Missing Lebanese US marine surfaces

A Lebanese-born US marine who went missing in Iraq and was reported at one stage to have been killed by his captors is safe at the US embassy in Beirut, his family and US officials said.

    Hassoun's disappearance and release mired in confusion

    US State Department spokesman Richard Boucher on Thursday said 24-year-old Corporal Wassef Ali Hassoun had been picked up in Beirut after making contact, but gave few details.


    "We were able to go get him this morning," Boucher told reporters in Washington. "He made contact with us."


    US embassy spokeswoman Elizabeth Wharton said Hassoun had been accompanied by family members.


    "The priority will be on repatriation back to the US but as for the schedule I'll leave that to the Defence Department," said Wharton.


    Hassoun contacted US officials

    A US defence official at the Pentagon said: "He appears to be healthy. We're working through the details of what the next steps are."




    In another twist to the story, two people were killed and several were wounded when a gunbattle erupted near the home of Hassoun's family in northern Lebanon, witnesses said.


    Members of his family traded fire with another family who taunted them by referring to Hassoun and his relatives as US agents, said the witnesses.


    The area is a stronghold of deeply religious Sunni Muslims with strong clan ties. Blood feuds among rival families are not uncommon.


    Hassoun, who joined the US military after emigrating to the United States from Lebanon four years ago, had been missing from his unit in Iraq since 21 June.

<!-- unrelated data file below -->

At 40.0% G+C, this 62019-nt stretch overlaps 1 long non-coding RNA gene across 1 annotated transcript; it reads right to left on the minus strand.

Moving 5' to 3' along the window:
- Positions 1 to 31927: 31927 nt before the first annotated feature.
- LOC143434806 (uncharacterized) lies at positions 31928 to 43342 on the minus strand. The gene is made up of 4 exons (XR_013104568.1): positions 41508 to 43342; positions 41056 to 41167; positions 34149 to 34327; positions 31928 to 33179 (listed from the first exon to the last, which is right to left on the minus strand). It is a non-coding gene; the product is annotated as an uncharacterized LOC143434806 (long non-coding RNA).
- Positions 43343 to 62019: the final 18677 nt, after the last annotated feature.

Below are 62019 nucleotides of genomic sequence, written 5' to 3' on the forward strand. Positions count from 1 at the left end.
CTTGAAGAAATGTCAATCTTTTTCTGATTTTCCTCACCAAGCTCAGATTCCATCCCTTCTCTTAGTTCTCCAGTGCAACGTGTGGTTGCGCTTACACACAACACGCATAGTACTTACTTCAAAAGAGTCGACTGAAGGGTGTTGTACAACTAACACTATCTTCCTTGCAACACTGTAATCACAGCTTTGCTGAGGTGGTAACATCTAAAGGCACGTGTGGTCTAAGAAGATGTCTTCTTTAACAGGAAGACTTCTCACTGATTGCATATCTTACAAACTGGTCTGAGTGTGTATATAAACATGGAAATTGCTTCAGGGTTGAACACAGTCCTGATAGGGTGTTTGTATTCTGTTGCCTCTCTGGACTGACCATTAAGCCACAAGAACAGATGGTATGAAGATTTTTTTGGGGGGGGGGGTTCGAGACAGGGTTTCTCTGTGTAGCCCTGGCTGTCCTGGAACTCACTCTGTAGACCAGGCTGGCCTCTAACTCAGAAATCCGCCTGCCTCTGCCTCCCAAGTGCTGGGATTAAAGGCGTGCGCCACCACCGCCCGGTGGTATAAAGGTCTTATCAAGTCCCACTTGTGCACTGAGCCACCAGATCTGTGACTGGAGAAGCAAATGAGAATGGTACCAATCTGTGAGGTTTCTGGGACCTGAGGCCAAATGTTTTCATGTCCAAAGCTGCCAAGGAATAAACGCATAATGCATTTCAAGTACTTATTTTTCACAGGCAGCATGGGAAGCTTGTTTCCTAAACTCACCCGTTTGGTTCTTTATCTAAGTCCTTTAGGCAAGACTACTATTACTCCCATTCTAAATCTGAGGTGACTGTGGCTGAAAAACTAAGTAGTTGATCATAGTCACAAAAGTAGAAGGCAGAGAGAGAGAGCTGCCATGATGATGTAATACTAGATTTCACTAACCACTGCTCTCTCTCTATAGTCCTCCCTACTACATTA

Hassoun's family exchanged fire
    with another causing chaos

    Statements on Internet sites used by Islamists said he had been taken hostage and then beheaded, but his family - who urged his captors to spare him as an Arab and Muslim - said this week he had been released and was safe.


    Fortified embassy


    A relative of Hassoun's in Tripoli said the marine was now at the heavily fortified US embassy complex in the hills overlooking Beirut's coastline.


    "Wassef is at the US embassy," Abd al-hamid Hassoun told reporters.


    The US military has declined to comment on media reports that Hassoun deserted from his unit, but a Marine Corps spokesman said a criminal investigation into Hassoun's disappearance was under way. He gave no details.


    "He appears to be healthy"

    Unnamed US defence official

    Hassoun, a linguist from the First Marine Expeditionary Force, also has family in West Jordan, Utah.


    Conflicting statements by different groups on the Internet fuelled confusion over his fate.


    Lebanon's Foreign Ministry at one point confirmed reports of his death before withdrawing its statement.


    Later, an Islamist group said he had been moved to safety after pledging to leave the US military.

    SOURCE: Reuters


    'We will cut your throats': The anatomy of Greece's lynch mobs

    The brutality of Greece's racist lynch mobs

    With anti-migrant violence hitting a fever pitch, victims ask why Greek authorities have carried out so few arrests.

    The rise of Pakistan's 'burger' generation

    The rise of Pakistan's 'burger' generation

    How a homegrown burger joint pioneered a food revolution and decades later gave a young, politicised class its identity.

    From Cameroon to US-Mexico border: 'We saw corpses along the way'

    'We saw corpses along the way'

    Kombo Yannick is one of the many African asylum seekers braving the longer Latin America route to the US.